Andrej Grubačić

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About Andrej Grubačić

Andrej Grubačić is a US-based Yugoslav Sociologist, Balkan federalist, and university Professor with a Yugoslavian background who has written on cooperation and mutual aid in world history, world systems theory, labor history, and the history of the Balkans. He is the grandson of Ratomir Dugonjić, Yugoslav partizan leader and communist revolutionary. An advocate of an anarchist approach to world-systems theory, Grubačić is one of the protagonists of "new anarchism", and a prominent member of the now defunct antiglobalization or global justice movement. He is also a member of the International Organization for a Participatory Society. He is a long standing friend of the Kurdish freedom movement. His writings and interests range from comparative world history of exilic ("non-state") spaces and exilic societies to the neo-marxist world-systems analysis, and from the sociology of stateless democracy to the history of mutual aid. He is an active participants in the World-Ecology, a global conversation of academics, activists, and artists committed to understanding human relations of power, production, and environment-making in the web of life. He is a social science editor at PM Press. He taught at the University of Rojava in Qamislo, and he is one of the most prominent supporters of the democratic revolution in Rojava.

From : Wikipedia.org

Works

This person has authored 2 documents, with 7,277 words or 46,741 characters.

It is becoming increasingly clear that the age of revolutions is not over. It’s becoming equally clear that the global revolutionary movement in the twenty first century, will be one that traces its origins less to the tradition of Marxism, or even of socialism narrowly defined, but of anarchism. Everywhere from Eastern Europe to Argentina, from Seattle to Bombay, anarchist ideas and principles are generating new radical dreams and visions. Often their exponents do not call themselves “anarchists”. There are a host of other names: autonomism, anti-authoritarianism, horizontality, Zapatismo, direct democracy... Still, everywhere one finds the same core principles: decentralization, voluntary association, mutual aid, ... (From : TheAnarchistLibrary.org.)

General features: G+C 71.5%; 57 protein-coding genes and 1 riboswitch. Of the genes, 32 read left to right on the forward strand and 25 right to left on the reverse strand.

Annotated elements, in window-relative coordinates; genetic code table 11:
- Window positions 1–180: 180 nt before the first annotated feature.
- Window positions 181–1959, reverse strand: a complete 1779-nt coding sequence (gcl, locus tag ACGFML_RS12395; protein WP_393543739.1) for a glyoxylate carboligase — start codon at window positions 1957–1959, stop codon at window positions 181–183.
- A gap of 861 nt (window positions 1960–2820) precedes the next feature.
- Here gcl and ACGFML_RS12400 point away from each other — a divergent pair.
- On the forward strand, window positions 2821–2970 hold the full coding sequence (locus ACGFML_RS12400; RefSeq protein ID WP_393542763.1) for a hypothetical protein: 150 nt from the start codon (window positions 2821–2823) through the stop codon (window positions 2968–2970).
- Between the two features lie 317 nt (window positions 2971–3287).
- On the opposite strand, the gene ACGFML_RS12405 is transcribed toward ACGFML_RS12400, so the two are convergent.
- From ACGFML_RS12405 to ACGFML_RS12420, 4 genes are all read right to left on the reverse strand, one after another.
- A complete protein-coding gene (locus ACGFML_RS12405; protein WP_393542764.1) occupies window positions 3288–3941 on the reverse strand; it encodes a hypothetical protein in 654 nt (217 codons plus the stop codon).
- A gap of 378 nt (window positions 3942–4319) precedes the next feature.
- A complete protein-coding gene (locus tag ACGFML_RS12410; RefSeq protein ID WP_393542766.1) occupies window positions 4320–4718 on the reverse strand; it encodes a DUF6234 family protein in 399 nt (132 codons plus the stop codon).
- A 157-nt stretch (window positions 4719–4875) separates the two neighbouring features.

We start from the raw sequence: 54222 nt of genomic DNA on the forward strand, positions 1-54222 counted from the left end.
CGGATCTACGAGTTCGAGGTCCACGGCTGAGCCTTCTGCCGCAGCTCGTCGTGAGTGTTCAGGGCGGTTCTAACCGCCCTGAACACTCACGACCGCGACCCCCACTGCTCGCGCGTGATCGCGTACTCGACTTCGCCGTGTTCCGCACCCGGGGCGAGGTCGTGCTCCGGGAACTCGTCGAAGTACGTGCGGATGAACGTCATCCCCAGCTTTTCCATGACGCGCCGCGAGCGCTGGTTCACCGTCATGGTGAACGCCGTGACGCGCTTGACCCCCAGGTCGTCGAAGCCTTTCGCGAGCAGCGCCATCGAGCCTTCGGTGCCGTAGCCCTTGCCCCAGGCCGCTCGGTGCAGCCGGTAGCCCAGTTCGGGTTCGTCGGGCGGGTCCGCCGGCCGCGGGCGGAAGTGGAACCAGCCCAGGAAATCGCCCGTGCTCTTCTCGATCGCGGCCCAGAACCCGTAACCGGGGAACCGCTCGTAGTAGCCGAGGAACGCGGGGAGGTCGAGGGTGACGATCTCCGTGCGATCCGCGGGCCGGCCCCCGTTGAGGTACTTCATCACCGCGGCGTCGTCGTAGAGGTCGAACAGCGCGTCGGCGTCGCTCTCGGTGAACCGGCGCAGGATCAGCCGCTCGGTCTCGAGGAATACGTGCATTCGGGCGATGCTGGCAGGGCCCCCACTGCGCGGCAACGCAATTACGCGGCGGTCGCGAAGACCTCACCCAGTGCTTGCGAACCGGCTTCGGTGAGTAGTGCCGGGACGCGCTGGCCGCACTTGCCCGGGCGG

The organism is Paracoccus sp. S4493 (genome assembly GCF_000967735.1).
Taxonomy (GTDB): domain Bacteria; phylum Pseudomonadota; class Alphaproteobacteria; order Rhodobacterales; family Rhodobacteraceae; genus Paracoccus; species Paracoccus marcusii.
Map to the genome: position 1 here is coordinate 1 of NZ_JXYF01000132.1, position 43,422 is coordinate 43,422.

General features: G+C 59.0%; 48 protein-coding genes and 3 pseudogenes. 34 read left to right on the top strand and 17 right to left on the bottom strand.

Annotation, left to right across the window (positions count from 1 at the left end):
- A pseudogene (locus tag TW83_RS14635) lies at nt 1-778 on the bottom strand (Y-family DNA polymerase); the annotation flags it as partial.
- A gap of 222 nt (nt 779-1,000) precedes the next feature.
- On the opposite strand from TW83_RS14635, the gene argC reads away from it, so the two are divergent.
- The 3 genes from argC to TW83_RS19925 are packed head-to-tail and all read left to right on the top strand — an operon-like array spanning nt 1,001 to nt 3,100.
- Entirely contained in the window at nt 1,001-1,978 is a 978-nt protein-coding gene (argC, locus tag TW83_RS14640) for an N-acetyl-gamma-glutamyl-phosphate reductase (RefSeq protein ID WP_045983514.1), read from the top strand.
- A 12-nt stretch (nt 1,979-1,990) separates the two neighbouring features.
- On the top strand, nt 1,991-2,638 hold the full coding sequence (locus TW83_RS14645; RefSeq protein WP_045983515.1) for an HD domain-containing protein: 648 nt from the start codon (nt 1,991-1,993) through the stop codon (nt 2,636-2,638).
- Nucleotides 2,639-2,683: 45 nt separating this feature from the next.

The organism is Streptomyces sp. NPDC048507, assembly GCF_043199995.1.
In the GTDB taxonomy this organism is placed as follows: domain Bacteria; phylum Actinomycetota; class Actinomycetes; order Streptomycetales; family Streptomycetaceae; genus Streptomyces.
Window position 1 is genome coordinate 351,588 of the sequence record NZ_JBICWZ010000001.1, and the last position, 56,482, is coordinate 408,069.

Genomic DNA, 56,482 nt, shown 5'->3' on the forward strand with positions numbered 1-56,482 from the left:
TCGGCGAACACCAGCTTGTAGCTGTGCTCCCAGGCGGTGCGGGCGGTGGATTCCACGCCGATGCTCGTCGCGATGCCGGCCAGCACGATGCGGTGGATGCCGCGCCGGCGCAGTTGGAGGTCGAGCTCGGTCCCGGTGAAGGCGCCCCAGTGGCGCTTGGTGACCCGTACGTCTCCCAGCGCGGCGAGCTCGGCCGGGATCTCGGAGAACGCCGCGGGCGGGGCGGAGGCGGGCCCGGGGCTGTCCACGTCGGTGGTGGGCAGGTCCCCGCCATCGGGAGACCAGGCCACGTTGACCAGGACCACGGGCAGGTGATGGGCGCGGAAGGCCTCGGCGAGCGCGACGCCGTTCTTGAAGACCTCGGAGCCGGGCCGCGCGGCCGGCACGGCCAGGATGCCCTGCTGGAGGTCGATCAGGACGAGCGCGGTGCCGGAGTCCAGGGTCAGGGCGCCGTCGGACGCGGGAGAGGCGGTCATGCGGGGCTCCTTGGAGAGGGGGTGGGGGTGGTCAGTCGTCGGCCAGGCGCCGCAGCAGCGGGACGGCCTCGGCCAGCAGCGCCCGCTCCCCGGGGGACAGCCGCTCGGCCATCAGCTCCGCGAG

Sometimes—not very often—a particularly cogent argument against reigning political common sense presents such a shock to the system that it becomes necessary to create an entire body of theory to refute it. Such interventions are themselves events, in the philosophical sense; that is, they reveal aspects of reality that had been largely invisi-ble but, once revealed, seem so entirely obvious that they can never be unseen. Much of the work of the intellectual Right is identifying, and heading off, such challenges. Let us offer three examples. In the 1680s, a Huron-Wendat statesman named Kondiaronk, who had been to Europe and was intimately familiar with French and English settler society, engaged in a series of deba... (From : TheAnarchistLibrary.org.)

Chronology

April 30, 2020 ; 11:19:51 AM (America/Los_Angeles) :
Added to https://www.RevoltLib.com.

January 06, 2021 ; 5:56:43 PM (America/Los_Angeles) :
Last Updated on https://www.RevoltLib.com.

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